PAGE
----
Monthly Archives: February 2015

Monday Musings: No-Candy Valentine’s Day

As I promoted my “No Sweets” post on Instagram, an interesting comment thread ensued.  In it, a discussion about how a grandchild requested a candy-free Valentine’s Day because he wants to pursue a healthier lifestyle, and a grandmother who was greatly offended and who intends to ignore/refuse his request.

It got me thinking…how would I honor this request if one of our children asked for this? In fact, how could we do a low-sweet, non-commercial candy (chemical sh**storm) Valentine’s Day?

So here is our plan:

1.  We are going to purchase fruits that can be cut with heart-shaped cookie cutters.  So far, we are up to kiwis, mango, pineapple, melons, bananas, and apples.  HERE is a way we have prepared apples before.  We may bake those, and do the rest raw…although I have heard that grilling pineapple is delicious, too.

2. For the ones that are prone to discoloration (bananas for sure, maybe the raw apples), we are going to roll them in organic cocoa powder.  THIS is the one we used for Christmas that we plan on using again (no affiliate links in this post – feel free to click).

3.  We are going to make our own chocolate dipped strawberries and kiwi pops – jury is still out on which organic chocolate I have the heart to melt – definitely NOT my Wei of Chocolate stash.  I’ll probably go with the Enjoy Life brand if I don’t find anything else.  HERE is a great how-to video on coating fruit with chocolate.  We use Spectrum Palm Shortening instead of coconut oil because coconut is another food we avoid due to allergies for the Sweet Pea Kids.

BLOG ww140514 spf.44. Last on our list, we are going to make a gluten-free, more natural version of THIS brownie recipe from the book Deceptively Delicious by Jessica Seinfeld.  The recipe calls for adding in carrot and spinach purees along with the chocolate and sugar…YUM.  Besides replacing the flour with my favorite GF blend from Bob’s Red Mill, we do not use cooking sprays or margarine in our home.  We’ll adjust as needed and bake from there!

Deceptively Delicious by Jessica Seinfeld

Deceptively Delicious by Jessica Seinfeld

So while it isn’t going to be a no-sweet or chocolate-free for us, I appreciate the comment thread because it got me thinking about how we can have a gluten-free, non-commercial candy celebration.  It isn’t convenient, that is for sure, however, some of these things can be made ahead and frozen (kiwi pops, brownies) so that the work is spread out over a few days instead of one big day and night of preparation the day before St. Valentine’s Day.

Happy Valentine’s Day!  Find us over on Instagram (SPF handle) throughout the week – Puma or I will post pictures of our progress through these ideas 🙂

Tuesday Tips: Kindly Saying No

It is one of our great privileges to be an ongoing resource to our Bradley Method® students.  Here is a question that came my way that I wanted to share today:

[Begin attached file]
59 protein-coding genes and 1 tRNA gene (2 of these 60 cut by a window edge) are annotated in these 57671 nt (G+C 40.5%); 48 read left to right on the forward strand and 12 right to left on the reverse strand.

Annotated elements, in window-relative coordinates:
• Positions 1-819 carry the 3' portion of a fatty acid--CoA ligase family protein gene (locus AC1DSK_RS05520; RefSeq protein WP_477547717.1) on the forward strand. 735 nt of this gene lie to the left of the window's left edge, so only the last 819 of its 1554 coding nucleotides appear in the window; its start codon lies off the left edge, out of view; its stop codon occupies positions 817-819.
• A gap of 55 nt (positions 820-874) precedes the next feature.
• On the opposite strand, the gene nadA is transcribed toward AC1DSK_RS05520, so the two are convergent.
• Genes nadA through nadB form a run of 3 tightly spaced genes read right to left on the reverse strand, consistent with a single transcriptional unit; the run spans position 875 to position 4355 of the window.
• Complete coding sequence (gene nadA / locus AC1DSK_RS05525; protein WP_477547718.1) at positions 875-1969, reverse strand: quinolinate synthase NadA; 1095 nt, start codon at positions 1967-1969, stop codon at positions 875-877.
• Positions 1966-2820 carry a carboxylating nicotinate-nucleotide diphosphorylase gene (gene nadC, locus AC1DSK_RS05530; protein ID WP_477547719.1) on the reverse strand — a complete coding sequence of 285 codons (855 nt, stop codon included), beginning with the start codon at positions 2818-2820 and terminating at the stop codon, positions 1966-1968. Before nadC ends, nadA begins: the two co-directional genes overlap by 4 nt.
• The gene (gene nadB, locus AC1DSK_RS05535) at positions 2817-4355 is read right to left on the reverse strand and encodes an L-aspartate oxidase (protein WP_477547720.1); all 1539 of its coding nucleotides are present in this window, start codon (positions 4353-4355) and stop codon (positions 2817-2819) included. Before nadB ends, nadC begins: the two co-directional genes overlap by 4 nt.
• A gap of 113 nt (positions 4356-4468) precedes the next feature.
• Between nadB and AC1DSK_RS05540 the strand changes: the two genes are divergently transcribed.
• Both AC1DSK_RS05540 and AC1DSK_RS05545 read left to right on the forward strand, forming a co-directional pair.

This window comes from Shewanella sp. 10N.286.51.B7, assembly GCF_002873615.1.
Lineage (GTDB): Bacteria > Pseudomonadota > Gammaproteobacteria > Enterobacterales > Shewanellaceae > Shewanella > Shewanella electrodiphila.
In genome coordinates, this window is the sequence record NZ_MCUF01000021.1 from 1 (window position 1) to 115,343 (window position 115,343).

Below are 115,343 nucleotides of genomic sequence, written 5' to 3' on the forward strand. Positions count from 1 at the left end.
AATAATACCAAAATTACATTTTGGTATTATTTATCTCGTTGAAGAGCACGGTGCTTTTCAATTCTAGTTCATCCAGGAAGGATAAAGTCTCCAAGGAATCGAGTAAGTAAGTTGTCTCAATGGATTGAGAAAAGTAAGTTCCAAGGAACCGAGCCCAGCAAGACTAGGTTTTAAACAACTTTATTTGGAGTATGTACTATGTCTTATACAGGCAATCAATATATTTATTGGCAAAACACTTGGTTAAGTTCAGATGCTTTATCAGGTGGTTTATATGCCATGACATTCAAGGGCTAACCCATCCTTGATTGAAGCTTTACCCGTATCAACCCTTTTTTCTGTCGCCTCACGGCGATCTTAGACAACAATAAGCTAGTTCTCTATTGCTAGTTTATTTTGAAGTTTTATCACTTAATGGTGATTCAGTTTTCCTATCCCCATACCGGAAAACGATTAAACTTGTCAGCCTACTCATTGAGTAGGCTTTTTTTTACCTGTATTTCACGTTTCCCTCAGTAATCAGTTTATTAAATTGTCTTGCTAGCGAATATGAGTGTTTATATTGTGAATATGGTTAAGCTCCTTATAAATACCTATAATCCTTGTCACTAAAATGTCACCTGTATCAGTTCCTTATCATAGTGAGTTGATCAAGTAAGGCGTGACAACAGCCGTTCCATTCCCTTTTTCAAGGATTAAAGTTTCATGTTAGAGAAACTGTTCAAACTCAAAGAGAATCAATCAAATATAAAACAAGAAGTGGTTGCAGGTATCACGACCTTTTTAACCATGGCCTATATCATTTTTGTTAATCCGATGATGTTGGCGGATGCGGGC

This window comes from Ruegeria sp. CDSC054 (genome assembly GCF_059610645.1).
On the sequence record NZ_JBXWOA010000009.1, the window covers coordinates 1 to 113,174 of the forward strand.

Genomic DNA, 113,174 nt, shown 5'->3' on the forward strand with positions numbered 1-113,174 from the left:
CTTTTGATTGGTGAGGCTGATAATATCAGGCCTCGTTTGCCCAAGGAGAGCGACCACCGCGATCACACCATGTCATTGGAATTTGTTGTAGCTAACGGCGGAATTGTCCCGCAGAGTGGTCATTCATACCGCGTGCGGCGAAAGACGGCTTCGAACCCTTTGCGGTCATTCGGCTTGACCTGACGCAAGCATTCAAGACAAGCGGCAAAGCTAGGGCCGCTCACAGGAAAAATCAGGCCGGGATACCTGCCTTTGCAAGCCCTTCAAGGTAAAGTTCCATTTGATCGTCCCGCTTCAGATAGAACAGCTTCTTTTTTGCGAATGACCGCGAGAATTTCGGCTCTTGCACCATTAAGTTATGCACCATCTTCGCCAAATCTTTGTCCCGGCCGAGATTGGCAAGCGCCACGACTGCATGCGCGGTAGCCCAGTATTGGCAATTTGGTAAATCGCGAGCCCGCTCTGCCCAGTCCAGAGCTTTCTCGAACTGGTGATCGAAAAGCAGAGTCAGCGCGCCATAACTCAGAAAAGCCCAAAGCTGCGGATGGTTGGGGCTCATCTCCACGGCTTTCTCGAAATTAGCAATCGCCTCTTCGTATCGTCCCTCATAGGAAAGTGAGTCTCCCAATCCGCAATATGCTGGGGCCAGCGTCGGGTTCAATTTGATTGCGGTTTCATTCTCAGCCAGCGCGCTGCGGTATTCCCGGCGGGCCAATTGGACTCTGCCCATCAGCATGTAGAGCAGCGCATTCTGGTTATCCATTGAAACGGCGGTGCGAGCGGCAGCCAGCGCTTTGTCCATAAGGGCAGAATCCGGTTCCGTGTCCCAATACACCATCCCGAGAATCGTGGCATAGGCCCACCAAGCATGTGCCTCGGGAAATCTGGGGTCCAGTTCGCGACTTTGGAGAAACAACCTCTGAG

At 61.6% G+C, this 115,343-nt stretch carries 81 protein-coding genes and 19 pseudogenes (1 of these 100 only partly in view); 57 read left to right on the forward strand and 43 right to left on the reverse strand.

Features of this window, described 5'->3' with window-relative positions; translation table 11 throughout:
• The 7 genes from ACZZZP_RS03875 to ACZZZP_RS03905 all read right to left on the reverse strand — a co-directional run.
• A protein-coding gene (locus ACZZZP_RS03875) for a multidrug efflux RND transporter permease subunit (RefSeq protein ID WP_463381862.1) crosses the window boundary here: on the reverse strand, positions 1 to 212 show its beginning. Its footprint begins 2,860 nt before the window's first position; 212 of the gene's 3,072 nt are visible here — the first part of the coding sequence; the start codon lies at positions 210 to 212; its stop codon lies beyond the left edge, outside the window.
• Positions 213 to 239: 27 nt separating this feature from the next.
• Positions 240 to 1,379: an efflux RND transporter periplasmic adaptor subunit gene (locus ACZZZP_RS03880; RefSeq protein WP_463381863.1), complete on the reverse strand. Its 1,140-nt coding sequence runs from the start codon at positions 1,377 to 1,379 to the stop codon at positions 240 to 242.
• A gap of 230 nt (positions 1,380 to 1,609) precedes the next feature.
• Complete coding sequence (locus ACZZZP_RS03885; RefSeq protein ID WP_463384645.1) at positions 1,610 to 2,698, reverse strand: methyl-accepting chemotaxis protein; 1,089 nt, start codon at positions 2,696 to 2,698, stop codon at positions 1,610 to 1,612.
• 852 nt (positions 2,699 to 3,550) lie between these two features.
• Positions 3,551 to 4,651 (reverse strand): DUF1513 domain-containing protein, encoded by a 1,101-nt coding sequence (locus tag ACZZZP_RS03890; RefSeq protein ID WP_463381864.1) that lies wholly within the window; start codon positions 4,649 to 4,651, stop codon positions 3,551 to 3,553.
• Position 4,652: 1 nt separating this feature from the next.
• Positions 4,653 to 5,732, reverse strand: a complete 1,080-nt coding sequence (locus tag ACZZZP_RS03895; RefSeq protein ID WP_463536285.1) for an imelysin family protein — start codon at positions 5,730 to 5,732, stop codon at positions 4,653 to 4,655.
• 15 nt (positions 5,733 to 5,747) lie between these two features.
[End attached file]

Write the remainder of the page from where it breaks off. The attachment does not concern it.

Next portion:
Hi Krystyna! Help! I’m in need of some advice.  We live in a small town where everyone knows everybody and it’s been great for so many reasons. The problem I’m having is keeping people from giving my kids candy. It happens daily. Sometimes several times a day. At church yesterday I happened to walk up just as my two year old was choking on a piece of hard candy. There are a million old ladies at church with hard candy in their purses. In fact, after a very scary 10 seconds, I was able to get the candy out of his little throat just as another old lady is handing our other son a piece of gum. I just about dropped the F-word right there. How do I, very nicely, tell these sweet old ladies to stay away from my children. Our older son is always asking for candy too, so that doesn’t help. He knows he can get it anywhere. It’s driving me crazy. The lady at the post office today handed them both a lollipop as I was getting the mail. I’m at the end of my rope. Any advice? Thanks!

When faced with situations like this, my first line of defense is humor.  I struggle with seething rage when I perceive a threat to our children, so I have had to learn to laugh first, then respond.

There are a couple of things you can say with a smile:

  • “Oh, you can’t give him that candy unless you are planning on taking him home with you….you know how sugar makes them fly off the chandeliers!”
  • “Stop right there  (Hands up where I can see them, etc.), or I’ll have to call the granny police!  Candy before lunch and he’ll be going to toddler jail!”

The other approach is just a matter of fact if you can pull it off without an angry face:

  • “Oh thank you, we can’t accept that right now – we are on our way to have lunch/snack/dinner and I do not want to ruin their appetite”

My last suggestion is to tell well-meaning gifters that your children are allergic to the ingredients in the candy. Read over this information, and you can probably make a good case that your children are allergic to the dyes in the candy:

It is a tough place to be when people want to be kind.  I try to remember that they are operating from a place of love, especially in the situation like our student was facing.  By remembering to respond to their love with my own love, it makes it easier to replace my angry face with a smile.

How have you kindly said no to people who are giving your children unsolicited food or treats?